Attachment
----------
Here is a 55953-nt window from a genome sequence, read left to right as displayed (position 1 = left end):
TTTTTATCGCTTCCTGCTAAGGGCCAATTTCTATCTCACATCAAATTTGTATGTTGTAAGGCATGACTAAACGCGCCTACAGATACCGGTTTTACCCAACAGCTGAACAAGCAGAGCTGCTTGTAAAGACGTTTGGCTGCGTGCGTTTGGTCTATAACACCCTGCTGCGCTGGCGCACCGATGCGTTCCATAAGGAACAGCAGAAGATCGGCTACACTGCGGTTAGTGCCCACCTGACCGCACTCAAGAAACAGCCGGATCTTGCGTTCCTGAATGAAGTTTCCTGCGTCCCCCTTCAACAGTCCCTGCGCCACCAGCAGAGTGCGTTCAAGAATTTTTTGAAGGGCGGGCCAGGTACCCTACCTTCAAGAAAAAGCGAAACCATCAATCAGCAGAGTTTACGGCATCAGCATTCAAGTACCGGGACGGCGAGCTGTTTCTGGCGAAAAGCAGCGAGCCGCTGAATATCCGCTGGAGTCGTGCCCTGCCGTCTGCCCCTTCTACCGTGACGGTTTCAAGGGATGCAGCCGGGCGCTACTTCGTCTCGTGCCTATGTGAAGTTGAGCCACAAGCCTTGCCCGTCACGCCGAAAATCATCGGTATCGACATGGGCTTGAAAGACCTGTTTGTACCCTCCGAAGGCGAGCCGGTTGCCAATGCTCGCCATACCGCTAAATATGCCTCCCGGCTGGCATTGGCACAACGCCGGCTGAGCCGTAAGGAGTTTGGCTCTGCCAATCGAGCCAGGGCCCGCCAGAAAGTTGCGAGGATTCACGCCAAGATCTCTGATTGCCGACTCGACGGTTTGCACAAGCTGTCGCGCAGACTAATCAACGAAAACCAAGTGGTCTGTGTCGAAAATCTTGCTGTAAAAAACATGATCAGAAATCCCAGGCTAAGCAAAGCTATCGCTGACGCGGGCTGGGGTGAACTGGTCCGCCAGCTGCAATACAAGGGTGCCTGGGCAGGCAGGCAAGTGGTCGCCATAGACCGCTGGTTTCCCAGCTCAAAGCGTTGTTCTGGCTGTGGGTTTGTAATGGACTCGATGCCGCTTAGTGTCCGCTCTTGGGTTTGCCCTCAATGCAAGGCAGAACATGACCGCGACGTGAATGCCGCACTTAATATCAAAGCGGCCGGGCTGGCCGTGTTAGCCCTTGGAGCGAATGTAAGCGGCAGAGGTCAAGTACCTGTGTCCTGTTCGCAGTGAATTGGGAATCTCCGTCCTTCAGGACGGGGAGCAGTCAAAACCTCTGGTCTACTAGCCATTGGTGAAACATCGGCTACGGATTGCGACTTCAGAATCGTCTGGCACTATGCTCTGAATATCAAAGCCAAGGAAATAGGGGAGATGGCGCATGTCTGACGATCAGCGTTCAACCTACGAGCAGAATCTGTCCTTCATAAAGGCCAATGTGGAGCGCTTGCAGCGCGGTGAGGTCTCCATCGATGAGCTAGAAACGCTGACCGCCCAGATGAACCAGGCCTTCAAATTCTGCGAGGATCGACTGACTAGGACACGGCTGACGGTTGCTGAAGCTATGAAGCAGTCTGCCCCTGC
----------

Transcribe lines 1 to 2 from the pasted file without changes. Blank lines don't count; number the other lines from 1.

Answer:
Here is a 55953-nt window from a genome sequence, read left to right as displayed (position 1 = left end):
TTTTTATCGCTTCCTGCTAAGGGCCAATTTCTATCTCACATCAAATTTGTATGTTGTAAGGCATGACTAAACGCGCCTACAGATACCGGTTTTACCCAACAGCTGAACAAGCAGAGCTGCTTGTAAAGACGTTTGGCTGCGTGCGTTTGGTCTATAACACCCTGCTGCGCTGGCGCACCGATGCGTTCCATAAGGAACAGCAGAAGATCGGCTACACTGCGGTTAGTGCCCACCTGACCGCACTCAAGAAACAGCCGGATCTTGCGTTCCTGAATGAAGTTTCCTGCGTCCCCCTTCAACAGTCCCTGCGCCACCAGCAGAGTGCGTTCAAGAATTTTTTGAAGGGCGGGCCAGGTACCCTACCTTCAAGAAAAAGCGAAACCATCAATCAGCAGAGTTTACGGCATCAGCATTCAAGTACCGGGACGGCGAGCTGTTTCTGGCGAAAAGCAGCGAGCCGCTGAATATCCGCTGGAGTCGTGCCCTGCCGTCTGCCCCTTCTACCGTGACGGTTTCAAGGGATGCAGCCGGGCGCTACTTCGTCTCGTGCCTATGTGAAGTTGAGCCACAAGCCTTGCCCGTCACGCCGAAAATCATCGGTATCGACATGGGCTTGAAAGACCTGTTTGTACCCTCCGAAGGCGAGCCGGTTGCCAATGCTCGCCATACCGCTAAATATGCCTCCCGGCTGGCATTGGCACAACGCCGGCTGAGCCGTAAGGAGTTTGGCTCTGCCAATCGAGCCAGGGCCCGCCAGAAAGTTGCGAGGATTCACGCCAAGATCTCTGATTGCCGACTCGACGGTTTGCACAAGCTGTCGCGCAGACTAATCAACGAAAACCAAGTGGTCTGTGTCGAAAATCTTGCTGTAAAAAACATGATCAGAAATCCCAGGCTAAGCAAAGCTATCGCTGACGCGGGCTGGGGTGAACTGGTCCGCCAGCTGCAATACAAGGGTGCCTGGGCAGGCAGGCAAGTGGTCGCCATAGACCGCTGGTTTCCCAGCTCAAAGCGTTGTTCTGGCTGTGGGTTTGTAATGGACTCGATGCCGCTTAGTGTCCGCTCTTGGGTTTGCCCTCAATGCAAGGCAGAACATGACCGCGACGTGAATGCCGCACTTAATATCAAAGCGGCCGGGCTGGCCGTGTTAGCCCTTGGAGCGAATGTAAGCGGCAGAGGTCAAGTACCTGTGTCCTGTTCGCAGTGAATTGGGAATCTCCGTCCTTCAGGACGGGGAGCAGTCAAAACCTCTGGTCTACTAGCCATTGGTGAAACATCGGCTACGGATTGCGACTTCAGAATCGTCTGGCACTATGCTCTGAATATCAAAGCCAAGGAAATAGGGGAGATGGCGCATGTCTGACGATCAGCGTTCAACCTACGAGCAGAATCTGTCCTTCATAAAGGCCAATGTGGAGCGCTTGCAGCGCGGTGAGGTCTCCATCGATGAGCTAGAAACGCTGACCGCCCAGATGAACCAGGCCTTCAAATTCTGCGAGGATCGACTGACTAGGACACGGCTGACGGTTGCTGAAGCTATGAAGCAGTCTGCCCCTGC